After the dirt and oil are washed off the blanks, the cleaner returns to the holding tank, where the Suparator removes fluid from the surface. Any oil in this concentrated stream, with any entrained dirt, is separated from the fluid continuously and without water or detergent.

“In the past, we used a centrifuge system that spun and tried to get the heavy particulate out of the solution that way; however, that was a maintenance nightmare,” Spencer said. “We tried to remove the oil with a hose-type skimmer, a plastic tube that went around in a circle, and the oil would cling to it, supposedly, but it never really worked.”

“When we saw the Suparator technology, I thought we should test it,” he continued. “And it works better than the other system. We get only a small amount of water with the oil, but it is about 100 times more efficient than the other system. And the key is it takes out the fine dirt particles better than the centrifuge ever did.”

Spencer added that although the policy of his operation is to change the cleaner every two weeks, it stays clean enough to extend its use to at least two months. That pays off in added productivity, especially considering that there is no backup equipment for the giant press.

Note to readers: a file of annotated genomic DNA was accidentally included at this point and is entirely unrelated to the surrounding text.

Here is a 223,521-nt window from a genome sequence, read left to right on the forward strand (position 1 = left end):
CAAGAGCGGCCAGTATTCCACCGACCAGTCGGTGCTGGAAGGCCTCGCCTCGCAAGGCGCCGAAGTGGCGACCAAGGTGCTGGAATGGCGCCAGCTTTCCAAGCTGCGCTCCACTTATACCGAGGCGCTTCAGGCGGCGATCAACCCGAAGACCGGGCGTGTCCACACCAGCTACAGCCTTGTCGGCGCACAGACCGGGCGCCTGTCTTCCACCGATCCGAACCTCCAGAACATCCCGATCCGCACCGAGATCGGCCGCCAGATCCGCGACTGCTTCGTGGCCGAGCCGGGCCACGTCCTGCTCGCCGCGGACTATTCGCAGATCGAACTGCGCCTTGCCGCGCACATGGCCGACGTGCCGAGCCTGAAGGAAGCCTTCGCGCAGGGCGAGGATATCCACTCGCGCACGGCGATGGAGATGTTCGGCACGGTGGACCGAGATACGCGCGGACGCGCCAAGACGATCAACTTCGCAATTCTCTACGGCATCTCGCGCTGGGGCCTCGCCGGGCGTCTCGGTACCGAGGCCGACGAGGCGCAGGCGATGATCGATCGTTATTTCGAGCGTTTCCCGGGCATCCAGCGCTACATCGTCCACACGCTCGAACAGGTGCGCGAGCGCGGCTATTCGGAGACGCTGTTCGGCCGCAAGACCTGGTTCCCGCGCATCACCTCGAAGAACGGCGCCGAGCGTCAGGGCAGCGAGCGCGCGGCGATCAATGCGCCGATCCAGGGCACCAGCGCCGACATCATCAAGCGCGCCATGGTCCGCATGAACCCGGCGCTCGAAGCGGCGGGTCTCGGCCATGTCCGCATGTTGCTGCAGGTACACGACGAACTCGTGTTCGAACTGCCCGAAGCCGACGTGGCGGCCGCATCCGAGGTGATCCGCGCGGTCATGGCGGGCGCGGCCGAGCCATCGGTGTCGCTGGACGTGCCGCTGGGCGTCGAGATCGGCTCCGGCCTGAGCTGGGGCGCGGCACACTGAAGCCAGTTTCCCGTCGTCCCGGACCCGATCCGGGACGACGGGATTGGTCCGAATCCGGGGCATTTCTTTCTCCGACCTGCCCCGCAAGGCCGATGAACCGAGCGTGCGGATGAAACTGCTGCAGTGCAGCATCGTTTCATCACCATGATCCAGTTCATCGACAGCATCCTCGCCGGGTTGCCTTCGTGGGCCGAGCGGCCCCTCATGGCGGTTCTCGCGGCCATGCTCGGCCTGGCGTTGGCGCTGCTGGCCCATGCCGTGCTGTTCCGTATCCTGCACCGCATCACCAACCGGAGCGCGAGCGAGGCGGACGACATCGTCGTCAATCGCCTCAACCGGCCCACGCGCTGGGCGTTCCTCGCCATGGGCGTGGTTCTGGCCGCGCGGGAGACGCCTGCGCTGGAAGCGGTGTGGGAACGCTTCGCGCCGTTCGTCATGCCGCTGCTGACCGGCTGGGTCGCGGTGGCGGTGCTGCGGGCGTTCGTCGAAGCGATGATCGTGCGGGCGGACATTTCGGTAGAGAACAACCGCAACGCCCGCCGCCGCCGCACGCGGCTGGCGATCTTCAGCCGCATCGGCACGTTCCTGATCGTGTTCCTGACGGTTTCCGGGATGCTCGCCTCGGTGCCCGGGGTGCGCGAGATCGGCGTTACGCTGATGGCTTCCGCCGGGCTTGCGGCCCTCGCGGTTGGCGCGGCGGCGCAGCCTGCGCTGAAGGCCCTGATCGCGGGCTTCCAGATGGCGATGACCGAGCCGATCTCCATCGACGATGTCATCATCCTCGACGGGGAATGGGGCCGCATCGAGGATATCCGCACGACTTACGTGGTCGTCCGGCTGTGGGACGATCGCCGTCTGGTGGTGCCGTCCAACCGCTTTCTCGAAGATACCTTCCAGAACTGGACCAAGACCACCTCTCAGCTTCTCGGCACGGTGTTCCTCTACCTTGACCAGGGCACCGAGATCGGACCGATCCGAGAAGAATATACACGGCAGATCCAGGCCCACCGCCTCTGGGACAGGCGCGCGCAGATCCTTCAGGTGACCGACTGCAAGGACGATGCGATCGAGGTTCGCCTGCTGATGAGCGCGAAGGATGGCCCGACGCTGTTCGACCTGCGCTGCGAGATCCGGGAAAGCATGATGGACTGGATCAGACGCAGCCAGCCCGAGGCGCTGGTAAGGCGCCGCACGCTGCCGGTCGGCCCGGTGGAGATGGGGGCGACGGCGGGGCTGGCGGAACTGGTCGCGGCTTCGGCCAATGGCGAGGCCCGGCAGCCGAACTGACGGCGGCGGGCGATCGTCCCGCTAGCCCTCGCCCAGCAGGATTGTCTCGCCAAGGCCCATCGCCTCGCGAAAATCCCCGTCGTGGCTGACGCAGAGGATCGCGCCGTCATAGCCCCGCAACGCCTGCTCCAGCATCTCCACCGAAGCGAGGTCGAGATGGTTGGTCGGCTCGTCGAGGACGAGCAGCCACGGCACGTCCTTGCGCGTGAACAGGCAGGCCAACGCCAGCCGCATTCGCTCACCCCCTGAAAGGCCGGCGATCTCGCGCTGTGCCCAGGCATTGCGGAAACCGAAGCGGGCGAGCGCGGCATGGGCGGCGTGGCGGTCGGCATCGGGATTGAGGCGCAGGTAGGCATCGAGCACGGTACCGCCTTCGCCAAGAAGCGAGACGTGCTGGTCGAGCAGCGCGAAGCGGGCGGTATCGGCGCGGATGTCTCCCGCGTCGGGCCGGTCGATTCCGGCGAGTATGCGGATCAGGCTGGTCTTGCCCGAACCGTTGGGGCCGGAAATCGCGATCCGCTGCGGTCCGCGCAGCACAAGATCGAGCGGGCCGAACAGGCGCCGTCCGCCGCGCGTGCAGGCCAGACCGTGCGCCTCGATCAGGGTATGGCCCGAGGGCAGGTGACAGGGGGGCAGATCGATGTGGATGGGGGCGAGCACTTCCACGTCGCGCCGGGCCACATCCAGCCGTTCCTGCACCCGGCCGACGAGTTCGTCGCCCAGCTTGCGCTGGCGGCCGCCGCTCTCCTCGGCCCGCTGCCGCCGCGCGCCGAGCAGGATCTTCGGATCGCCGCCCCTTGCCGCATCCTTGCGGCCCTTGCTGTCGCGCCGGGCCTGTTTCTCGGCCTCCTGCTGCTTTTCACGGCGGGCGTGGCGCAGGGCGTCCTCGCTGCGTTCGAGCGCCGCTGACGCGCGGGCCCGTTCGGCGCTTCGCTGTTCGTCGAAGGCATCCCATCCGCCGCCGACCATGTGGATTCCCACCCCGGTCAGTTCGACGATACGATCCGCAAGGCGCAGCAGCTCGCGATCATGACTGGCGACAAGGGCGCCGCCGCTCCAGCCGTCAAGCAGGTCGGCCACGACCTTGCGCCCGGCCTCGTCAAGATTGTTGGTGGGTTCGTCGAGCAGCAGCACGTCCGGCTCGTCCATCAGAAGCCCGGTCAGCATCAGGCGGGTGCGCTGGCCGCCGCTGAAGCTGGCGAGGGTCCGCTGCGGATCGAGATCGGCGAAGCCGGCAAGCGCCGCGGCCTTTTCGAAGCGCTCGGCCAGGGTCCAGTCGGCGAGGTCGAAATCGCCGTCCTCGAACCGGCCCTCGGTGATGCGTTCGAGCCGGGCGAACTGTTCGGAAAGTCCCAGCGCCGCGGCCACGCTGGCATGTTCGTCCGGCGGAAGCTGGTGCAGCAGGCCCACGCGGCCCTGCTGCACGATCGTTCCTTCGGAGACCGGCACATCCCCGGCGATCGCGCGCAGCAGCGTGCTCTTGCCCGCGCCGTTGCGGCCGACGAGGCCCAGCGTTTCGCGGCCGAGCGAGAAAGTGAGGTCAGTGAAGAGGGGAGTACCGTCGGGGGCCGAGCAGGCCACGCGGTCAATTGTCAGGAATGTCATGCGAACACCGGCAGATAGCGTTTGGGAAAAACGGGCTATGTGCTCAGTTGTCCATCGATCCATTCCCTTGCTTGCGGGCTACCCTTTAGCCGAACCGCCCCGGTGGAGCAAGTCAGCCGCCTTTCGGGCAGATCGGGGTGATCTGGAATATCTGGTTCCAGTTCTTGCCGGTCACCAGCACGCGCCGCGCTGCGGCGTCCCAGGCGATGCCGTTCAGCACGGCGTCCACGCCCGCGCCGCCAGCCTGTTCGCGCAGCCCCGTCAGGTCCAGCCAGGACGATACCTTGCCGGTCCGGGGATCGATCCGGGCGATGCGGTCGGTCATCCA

“We’re realizing major savings on quality and availability,” he said. “Uptime is now averaging up to 95%, which is excellent for the stamping industry. We also have less wasted materials and get extended cleaner life. Obviously, that adds up to a lot.”

Case No. 2: Extending Resources

At the Hydraulic Pump/Motor Div. of Parker Hannifin Corp., a Lindberg washer incorporated intentional overflow of the cleaning bath to remove quench oil from heat-treated parts. This method resulted in the loss of cleaner and “excessive volumes” of water being added to the plant’s effluent, according to Larry McCracken, plant engineer.

To reduce the costs resulting from those cleaning and disposal problems, the washer was modified to eliminate the need to continuously overflow the bath; however, some system was needed to control the oil concentrations in the bath.

“Initially, a belt-type skimmer was tried, but was unsuccessful,” McCracken said. “So, a Suparator unit was tried on ARR’s 30-day trial program. Approximately 10 gal of quench oil is removed from the bath daily. This result has greatly reduced operating costs as well as our getting cleaner parts from the washer.”

Cost savings included a reduction in water consumption from 19,080 to 3,480 gal per month (gpm). Chemical losses, previously recorded at 298 gpm, were reduced by 244 gal—a savings of almost 82%. The monthly cost of water disposal was reduced by approximately 80%, and the monthly cost of chemicals reduced by more than 80%. The total annual savings has been at least $101,184.